6. I also think this should be taken seriously because you just never know, do you? It COULD happen. Preparedness is vital. Last thing I heard, Lower Saxony only had enough vaccines (and only tamiflu, I believe, which wouldn't even be effective?) for 6% of the population. That's not enough in case there really is an outbreak.

    I believe I just read in the news today that people in 20 countries, including 5,000 in Germany were participating in some kind of vaccine testing?

  7. VERY INTERESTING...COINCIDENTLY..*rolling my eyes* on tv, there is the crazed movie about the bird flu, i can't remember the name, but I saw it, and thought, OH GREAT, lets really spread more fear and hysteria about this!! NOW it makes sense, if they just released that report, the movie was just a couple of days ago..ayayay, pathetic!

  8. ...and hey, guess what I just found on about Donald Rumsfeld and Tamiflu:


  9. Also as for Japan, “bird flu” is frequently reported by the media.
    But I think that almost Japanese people that don’t include poultryman do NOT have a sense of crisis about the bird flu. I might be ONE of them. WE are TOO easygoing.
    I read your blog and people’s comment, I know I made a mistake.

    By the way, you ate a sushi and “Yaki-soba” while I did not visit your blog.
    (Yaki-soba is a noodle that you said “Vietnamese style”).
    Meanwhile I was eating “Kentucky Fried Chicken” for the first time in almost half year. (It's true!)
    (Oh, chicken of “Kentucky Fried Chicken” is OK ?) Ummmmmmmmm...

    Though I visited Bettina blog I can not understand “German”. That’s a pity!


  10. Christina: Actually, after how UNprepared the US was for the Katrina hurricane, I'm sure they're trying to be more pro-active these days! Can you imagine how Bush would fare if he WEREN'T prepared for a Bird Flu pandemic on his watch! But that's another issue!

    Kim/Thomas: I hate the fear factor, don't you! Just give us the facts, please!

    Gary: HA. FEMA indeed!

    I liked the Snopes link and have copied this from it:

    "Influenza can jump species and move from birds (and other animals, such as pigs) into humans. During the process of that move — and afterwards, as one person infects another — the virus changes form. What at one moment can be a containable and well-understood virus can in the space of hours or days become almost an entirely new virus. For this reason, flus are hard to combat: they change as they are passed along, staying well ahead of science's attempts to contain them.

    Most strains of flu are not deadly to humans, save for members of groups especially at risk to all forms of contagion (e.g. the very young, the very old, and the infirm of all ages). Bird flu, however, is a killer, and if it jumps species and mutates on the fly into a form that humans can easily pass to each other, it could take the lives of millions in the space of weeks, ultimately making the United Nations' projected death toll of 150 million worldwide look like wishful thinking."

    Nori: I think of the Japanese as a people who can be sensible about this and not panic. I think they also can probably contribute a lot?

    Yes, I ate sushi while you were gone :) And you ate KFC!

  11. Well, I guess the way I look at it is that I expect my government to protect those of us living in this country, against attacks of war or anything else that threatens our lives! I personally haven't gotten freaked out by the idea of the bird flu and so far it seems like a far off notion. HOWEVER, should it become a reality hitting a little too close to home, I sure like knowing that my protectors already have it on the radar and that I would have a vaccine available to me and my family.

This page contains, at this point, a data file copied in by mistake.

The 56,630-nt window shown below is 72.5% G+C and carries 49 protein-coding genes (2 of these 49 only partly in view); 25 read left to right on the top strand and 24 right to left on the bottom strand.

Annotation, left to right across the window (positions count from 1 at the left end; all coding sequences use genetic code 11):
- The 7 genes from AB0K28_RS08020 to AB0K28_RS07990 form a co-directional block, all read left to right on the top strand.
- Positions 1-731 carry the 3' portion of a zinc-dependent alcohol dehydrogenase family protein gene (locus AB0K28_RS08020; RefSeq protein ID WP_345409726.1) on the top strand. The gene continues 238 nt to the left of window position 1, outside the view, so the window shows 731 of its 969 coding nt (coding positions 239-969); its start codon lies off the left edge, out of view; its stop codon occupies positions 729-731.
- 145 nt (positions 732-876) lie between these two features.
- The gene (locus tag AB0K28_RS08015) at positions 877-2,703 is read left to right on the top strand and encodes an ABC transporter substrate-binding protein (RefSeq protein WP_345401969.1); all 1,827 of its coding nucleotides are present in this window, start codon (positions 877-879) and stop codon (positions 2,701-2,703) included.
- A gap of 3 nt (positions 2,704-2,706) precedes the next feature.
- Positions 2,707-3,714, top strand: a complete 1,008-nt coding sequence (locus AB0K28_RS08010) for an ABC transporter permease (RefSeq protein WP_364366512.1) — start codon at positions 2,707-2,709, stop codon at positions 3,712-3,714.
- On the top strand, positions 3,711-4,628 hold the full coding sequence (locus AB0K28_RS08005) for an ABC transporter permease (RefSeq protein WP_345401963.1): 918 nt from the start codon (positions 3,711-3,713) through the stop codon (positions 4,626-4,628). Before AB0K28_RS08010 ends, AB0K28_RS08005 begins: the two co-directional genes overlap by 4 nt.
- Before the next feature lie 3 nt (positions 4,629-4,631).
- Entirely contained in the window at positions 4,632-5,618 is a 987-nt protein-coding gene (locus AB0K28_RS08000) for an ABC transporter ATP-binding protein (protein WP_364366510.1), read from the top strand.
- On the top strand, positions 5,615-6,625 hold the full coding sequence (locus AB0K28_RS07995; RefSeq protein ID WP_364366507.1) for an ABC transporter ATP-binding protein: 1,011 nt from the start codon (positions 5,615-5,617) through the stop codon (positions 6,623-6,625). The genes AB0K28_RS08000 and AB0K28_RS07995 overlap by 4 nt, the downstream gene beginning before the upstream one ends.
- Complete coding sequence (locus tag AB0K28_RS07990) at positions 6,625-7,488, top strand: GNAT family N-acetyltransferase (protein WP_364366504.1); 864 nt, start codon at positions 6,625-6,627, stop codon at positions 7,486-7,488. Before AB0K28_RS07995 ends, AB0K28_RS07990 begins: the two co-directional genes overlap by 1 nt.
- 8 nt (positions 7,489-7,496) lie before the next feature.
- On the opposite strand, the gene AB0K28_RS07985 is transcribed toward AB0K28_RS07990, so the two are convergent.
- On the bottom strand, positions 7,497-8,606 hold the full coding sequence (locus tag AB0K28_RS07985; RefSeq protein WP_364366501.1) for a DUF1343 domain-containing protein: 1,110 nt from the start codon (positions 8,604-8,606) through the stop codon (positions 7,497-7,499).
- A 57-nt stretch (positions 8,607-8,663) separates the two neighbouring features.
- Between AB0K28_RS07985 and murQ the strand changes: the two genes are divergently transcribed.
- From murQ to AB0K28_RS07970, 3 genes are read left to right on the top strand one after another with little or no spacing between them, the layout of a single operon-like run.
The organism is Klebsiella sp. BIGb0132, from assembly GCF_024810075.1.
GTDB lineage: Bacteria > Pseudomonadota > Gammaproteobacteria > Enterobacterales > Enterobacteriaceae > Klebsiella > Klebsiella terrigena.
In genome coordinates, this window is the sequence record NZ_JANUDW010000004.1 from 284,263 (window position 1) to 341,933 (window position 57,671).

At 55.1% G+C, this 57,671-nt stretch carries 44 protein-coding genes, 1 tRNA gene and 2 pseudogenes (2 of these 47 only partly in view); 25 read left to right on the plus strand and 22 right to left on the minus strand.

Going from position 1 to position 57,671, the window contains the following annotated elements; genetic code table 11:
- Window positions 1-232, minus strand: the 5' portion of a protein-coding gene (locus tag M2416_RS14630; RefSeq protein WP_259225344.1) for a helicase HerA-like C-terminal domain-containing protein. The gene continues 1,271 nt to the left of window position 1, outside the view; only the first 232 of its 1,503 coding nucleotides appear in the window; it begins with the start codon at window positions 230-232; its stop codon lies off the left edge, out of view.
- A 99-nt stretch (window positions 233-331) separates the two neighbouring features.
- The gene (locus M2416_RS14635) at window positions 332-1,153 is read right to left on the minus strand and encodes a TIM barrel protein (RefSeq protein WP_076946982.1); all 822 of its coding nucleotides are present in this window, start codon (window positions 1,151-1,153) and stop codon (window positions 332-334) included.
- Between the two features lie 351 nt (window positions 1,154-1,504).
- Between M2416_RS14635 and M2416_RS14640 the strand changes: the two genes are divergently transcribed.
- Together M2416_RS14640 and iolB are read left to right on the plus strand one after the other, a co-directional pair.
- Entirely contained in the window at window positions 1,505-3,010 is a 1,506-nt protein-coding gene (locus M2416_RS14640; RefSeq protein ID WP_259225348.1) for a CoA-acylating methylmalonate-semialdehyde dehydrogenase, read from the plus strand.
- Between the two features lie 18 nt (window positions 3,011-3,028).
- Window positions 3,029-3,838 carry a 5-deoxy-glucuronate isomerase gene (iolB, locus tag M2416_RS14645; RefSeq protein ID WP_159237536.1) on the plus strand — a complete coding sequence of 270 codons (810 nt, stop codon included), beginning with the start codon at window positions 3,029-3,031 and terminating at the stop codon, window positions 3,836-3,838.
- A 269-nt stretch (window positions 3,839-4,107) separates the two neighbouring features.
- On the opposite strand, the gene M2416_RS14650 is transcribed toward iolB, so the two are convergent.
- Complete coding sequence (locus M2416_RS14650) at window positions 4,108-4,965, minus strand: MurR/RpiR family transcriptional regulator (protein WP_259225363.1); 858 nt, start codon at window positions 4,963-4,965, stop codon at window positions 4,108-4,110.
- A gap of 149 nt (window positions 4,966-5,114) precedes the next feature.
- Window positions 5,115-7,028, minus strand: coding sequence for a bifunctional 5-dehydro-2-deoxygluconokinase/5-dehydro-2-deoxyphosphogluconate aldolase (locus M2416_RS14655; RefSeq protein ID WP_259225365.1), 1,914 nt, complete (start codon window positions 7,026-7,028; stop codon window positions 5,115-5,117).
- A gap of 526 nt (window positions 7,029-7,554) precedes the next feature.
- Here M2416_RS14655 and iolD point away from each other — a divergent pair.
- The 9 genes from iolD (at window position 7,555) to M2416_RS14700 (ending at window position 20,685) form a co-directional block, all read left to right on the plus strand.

I understand the other side that might see this effort as premature or simply another form of propaganda to make more money. But let's just say it does become a reality -- just think how pissed people would be if the country was NOT prepared and a vaccine was NOT available. I guess it's a classic case of which side is it better to err on -- too much or too little? Ask that question to the displaced residents of New Orleans!

  12. I agree with being prepared, and am glad for the extra info.

    My comment was colored by the media frenzy which always seems to surround these kinds of things. They sell sensationalism, get everyone whipped up and frightened so they'll be glued to the t.v. and the network sponsors will keep raking in those big commercial bucks.

    Then after a while the subject - and consequent facts which have thankfully leaked out during the circus - will slowly slip back off the main topic of the day list as the people educate themselves and it fails to sell the necessary amount of Coca-Cola, athletic shoes, or hype the latest prime-time sitcom.

    My opinion in summary:
    facts + necessary preparedness = good
    media hype = bad

  13. Amy: You are the perfect Ms. Libra, balancing everything out! I love it/you! :)

    Lisa: I totally agree about the sensationalism of this subject! Totally. That's what's so sad. It so often clouds the issue at hand.

    BTW, Donica often reminds me that for every ONE molecule that hits the market in a new drug form, 100,000 do NOT make it. It's mind-boggling, but THAT'S why drugs cost so much in the States! Every new study/molecule can cost millions of dolars, with no guarantee that anything will come of it. The FDA is that strict and gets stricter every day whenever a drug that makes it ends up with side effects that were not caught or were covered up!

    Pharmaceuticals, with all its perceived "gravy," is not an easy business to be in. To whom much is given, much is required!

  14. NZ has also taken precations, including sending pamphlets, such as the one in your blog, to every home. Public places such as the library will close down.

    I fully support the action being taken...even stocking up with emergency rations and first aid kits, which people think is extreme, as in NZ there are a number of potential disasters to be prepared for anyway. (Earthquakes, tsunamis.. :)

  15. UGH. So sorry you have several things to be prepared for, but at least you don't have your collective head in the sand!